The notion that there is some perfect pedigree, some perfect CV that most applicants to the NIH (or other funding body, I assume) possess is untrue.
Oh, it can be comforting, I realize. To think that if you only had picked the right doctoral or post doc lab, if only you had been able to move across the country, if only that damn PI had written you a better letter and gotten you that job at HighFalutinU....
But for those slings and arrows of outrageous fortune, you too would get every application funded. Nary a triage and seldom a revision.
Many, many funded PI's of my acquaintance have holes in their CVs that you can drive the ParanoidApplicantTrain through. The wrong doctoral Uni/program. Dismal productivity in a crucial stop. No post doc. Too many postdoc years. A less-than appointment. Seeming lack of independence. A mid career research drought. Low IF pubs. A scientific diversion. Too narrow a scientific focus. Too diffuse.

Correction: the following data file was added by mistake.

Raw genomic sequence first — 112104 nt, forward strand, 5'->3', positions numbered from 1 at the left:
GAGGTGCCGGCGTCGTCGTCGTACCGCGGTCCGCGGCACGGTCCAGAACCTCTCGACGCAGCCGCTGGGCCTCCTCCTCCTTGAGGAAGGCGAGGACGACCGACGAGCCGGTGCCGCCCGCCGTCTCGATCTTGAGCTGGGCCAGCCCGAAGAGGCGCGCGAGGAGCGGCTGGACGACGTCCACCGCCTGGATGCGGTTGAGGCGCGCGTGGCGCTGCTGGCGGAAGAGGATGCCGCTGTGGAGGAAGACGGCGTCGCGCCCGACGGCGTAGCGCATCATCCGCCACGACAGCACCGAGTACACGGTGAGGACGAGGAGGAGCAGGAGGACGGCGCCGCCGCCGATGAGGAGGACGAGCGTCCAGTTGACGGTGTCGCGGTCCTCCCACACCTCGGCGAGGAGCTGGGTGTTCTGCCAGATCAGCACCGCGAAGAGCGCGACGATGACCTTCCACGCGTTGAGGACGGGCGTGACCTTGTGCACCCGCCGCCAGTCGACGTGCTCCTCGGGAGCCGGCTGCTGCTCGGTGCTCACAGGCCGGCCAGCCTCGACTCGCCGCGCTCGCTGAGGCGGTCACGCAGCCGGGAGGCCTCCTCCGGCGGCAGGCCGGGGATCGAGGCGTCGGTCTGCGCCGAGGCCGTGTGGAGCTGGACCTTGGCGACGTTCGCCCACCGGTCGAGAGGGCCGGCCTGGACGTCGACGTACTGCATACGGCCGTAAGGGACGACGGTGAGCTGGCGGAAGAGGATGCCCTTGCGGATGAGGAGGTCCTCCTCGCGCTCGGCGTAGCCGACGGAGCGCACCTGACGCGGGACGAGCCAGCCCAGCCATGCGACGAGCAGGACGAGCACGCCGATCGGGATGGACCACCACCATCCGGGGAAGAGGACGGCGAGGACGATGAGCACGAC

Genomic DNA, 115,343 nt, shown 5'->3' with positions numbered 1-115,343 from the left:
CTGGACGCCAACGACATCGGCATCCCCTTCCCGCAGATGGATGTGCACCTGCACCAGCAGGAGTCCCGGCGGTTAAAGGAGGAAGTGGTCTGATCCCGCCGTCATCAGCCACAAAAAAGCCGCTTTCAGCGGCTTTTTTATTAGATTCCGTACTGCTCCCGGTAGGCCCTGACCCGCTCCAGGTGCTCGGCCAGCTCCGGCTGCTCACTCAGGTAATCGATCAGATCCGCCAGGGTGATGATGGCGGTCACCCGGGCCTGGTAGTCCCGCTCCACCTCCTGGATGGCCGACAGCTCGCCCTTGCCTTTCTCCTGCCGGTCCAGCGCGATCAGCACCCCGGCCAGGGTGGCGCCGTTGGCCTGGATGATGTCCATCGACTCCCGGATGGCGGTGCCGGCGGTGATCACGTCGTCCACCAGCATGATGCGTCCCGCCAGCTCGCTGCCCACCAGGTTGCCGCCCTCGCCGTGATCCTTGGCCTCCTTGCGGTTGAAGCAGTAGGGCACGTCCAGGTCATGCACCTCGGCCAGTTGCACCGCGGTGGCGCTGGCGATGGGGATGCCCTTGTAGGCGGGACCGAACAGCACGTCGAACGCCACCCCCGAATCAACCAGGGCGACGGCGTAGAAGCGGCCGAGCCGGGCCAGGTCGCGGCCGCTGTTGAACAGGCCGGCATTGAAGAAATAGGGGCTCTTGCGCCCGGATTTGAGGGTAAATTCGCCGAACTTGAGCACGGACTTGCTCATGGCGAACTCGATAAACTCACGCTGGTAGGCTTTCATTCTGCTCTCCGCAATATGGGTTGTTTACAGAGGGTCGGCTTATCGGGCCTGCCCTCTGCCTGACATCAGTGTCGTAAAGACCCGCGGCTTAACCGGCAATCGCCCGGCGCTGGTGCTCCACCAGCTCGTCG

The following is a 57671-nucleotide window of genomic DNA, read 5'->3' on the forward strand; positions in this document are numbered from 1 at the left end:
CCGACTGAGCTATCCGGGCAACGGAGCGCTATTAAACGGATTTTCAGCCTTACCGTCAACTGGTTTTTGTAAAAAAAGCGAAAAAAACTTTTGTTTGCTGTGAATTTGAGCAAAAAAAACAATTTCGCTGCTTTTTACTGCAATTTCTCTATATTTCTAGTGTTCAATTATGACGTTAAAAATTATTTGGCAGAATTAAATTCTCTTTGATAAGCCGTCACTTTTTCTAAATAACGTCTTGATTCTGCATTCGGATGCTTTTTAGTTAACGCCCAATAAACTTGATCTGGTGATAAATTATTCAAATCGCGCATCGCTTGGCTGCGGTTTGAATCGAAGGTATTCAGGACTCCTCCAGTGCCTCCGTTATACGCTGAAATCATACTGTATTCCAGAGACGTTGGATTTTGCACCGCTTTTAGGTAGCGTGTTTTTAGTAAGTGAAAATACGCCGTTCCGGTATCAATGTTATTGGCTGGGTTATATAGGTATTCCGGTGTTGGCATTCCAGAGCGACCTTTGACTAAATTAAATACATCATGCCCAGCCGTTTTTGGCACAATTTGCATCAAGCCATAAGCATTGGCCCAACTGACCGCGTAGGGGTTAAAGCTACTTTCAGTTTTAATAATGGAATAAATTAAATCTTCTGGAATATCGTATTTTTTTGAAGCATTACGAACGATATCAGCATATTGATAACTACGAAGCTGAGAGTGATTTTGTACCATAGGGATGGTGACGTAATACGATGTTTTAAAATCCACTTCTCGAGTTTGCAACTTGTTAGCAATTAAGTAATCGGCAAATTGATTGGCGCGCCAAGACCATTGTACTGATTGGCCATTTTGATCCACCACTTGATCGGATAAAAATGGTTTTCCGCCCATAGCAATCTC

The thing is...the extramural, NIH-funded community is diverse on this axis. It permits a lot of room for Investigators who differ from the "ideal". To the degree that the "ideal" is more of a fantasy of the unsuccessful applicant than it is a reality.
My charge to you is this: Ignore your seeming deficits.
Ignore the inner voice telling you that easy street was back there on the path not taken. Or the path that was barred to you.
Focus instead on crafting the story of you, as a scientist and investigator. How did your experiences make you the independent scientist that you are?
Remember that you are not talking to your detractors but rather to your advocates.